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Emeritus Reader Fred Reid


Fred ReidI was born in Glasgow, Scotland in 1937. My parents were Communists and I learned from them to speak up fearlessly for what is right.

At age fourteen I went blind and finished my schooling at The Royal Blind School, Edinburgh. My novel The Panopticon, gives an impression of that rather mixed experience.

In 1958 I went up to Edinburgh University, where I studied history and law. In 1962 I graduated with first class honours in history and went to The Queen's College, Oxford, where I obtained my doctorate in 1967.

Meanwhile I married my wife, Etta, who was also blind and had just qualified as a physiotherapist. We have three sighted children and several grandchildren.

Between 1966 and 1997 I lectured in history at the University of Warwick, England. During that time I published my biography of Keir Hardie, essays on Scottish coal miners in the nineteenth century and critical essays on Thomas Hardy. After retirement came the book about my grandfather, In Search of Willie Patterson: a Scottish Soldier in the Age of Imperialism, and The Panopticon.

At a very early stage I resolved to speak up for the rights of blind people. I served as President of the national Federation of the Blind and Partially Sighted from 1972 to 1975 and as a trustee of The Royal National Institute OF the Blind (RNIB) from 1974 to 1987 (and again from 1999 to 2006). In 1970 I helped to form The Association of Blind and Partially Sighted Teachers and Students and edited its Bulletin for several years.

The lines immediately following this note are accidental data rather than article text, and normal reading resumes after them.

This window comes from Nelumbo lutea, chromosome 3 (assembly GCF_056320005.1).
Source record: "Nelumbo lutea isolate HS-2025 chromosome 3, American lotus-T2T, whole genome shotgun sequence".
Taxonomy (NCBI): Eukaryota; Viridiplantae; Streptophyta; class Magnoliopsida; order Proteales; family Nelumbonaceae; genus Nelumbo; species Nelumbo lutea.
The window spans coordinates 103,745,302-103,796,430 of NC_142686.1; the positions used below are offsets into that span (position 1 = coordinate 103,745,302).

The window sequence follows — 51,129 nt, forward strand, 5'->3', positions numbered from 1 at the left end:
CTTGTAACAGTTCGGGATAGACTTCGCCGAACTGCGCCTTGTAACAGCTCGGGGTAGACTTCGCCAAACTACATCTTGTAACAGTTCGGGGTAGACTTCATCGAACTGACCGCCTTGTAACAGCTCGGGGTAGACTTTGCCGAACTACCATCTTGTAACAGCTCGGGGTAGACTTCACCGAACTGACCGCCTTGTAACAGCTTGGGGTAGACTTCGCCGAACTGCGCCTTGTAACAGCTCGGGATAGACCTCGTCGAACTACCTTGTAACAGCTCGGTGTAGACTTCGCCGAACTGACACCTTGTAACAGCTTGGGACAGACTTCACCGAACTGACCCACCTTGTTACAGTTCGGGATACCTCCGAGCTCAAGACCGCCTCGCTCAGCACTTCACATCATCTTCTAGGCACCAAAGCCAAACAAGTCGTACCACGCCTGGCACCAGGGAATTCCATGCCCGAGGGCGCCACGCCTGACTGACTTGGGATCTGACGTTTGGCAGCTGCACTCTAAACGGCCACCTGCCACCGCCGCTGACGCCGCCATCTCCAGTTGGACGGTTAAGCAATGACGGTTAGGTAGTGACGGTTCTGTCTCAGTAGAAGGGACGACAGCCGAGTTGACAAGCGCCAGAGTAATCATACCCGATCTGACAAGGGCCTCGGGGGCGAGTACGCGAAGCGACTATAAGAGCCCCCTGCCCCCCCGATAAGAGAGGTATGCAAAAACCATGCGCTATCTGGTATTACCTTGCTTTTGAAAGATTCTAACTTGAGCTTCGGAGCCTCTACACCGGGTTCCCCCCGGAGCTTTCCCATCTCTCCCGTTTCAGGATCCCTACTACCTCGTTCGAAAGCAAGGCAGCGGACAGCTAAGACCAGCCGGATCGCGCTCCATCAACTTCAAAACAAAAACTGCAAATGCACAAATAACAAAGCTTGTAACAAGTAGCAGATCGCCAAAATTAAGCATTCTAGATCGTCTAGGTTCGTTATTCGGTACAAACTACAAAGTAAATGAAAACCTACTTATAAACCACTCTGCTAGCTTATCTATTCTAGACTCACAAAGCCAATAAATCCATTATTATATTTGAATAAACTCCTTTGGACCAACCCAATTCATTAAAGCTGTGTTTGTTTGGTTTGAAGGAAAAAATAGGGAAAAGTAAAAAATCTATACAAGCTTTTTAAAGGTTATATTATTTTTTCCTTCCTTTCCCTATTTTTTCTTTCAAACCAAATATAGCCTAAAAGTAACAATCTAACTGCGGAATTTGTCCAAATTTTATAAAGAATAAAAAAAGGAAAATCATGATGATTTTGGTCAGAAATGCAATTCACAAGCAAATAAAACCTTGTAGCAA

The rights of blind people could not be divorced from those of disabled people generally and I served on the executives of The Disablement Income Group and the Disability Alliance.

Among the fruits of this work were several ground breaking government programmes, including:

  • disability living allowance
  • access to work
  • mainstream education for visually impaired children

and, in addition the first inclusive college for visually impaired students, opened by RNIB at Loughborough, England.

I continue the struggle and my ambition is to see the rate of unemployment among blind and partially sighted people drop well below the current level of seventy-five percent.

My interest in history and literature is still very much alive. I lecture to family history groups. Signs of the Times: Ideas of History in the Novels of Thomas Hardy is work in progress.

Over the years my interests have included mountaineering, classical music and theatre, but best of all has been my family.

Research Interests

  • 19th century English social history
  • History and literature


  • 'Socialist Sunday Schools in Britain, 1892-1939', International Review of Social History, 1966, pp. 19ff
  • Keir Hardie: the Making of a Socialist (Croom Helm, 1978)
  • 'Art and Ideology in Far from the Madding Crowd', in Thomas Hardy Annual, No. IV, ed. N. Page (London, 1986) pp. 91ff
  • 'THOMAS HARDY HUMANISM AND HISTORY', THE THOMAS HARDY YEAR BOOK, No. 27, Ed. G. Stevens Cox and E. Howitt Toucan Press, 1998) pp. 26ff
  • 'Wayfarers And Seafarers: Ideas of History in the Mayor of Casterbridge', Thomas Hardy Journal, 13,1, (1997) pp. 47ff
  • In Search of Willie Patterson: a Scottish Soldier in the Age of Imperialism (Cualann P., 2002)
  • The Panopticon: a Novel (unpublished, 2006)
  • Papers on the Future of Supported Employment for Blind and Partially Sighted People (unpublished, 2005-6)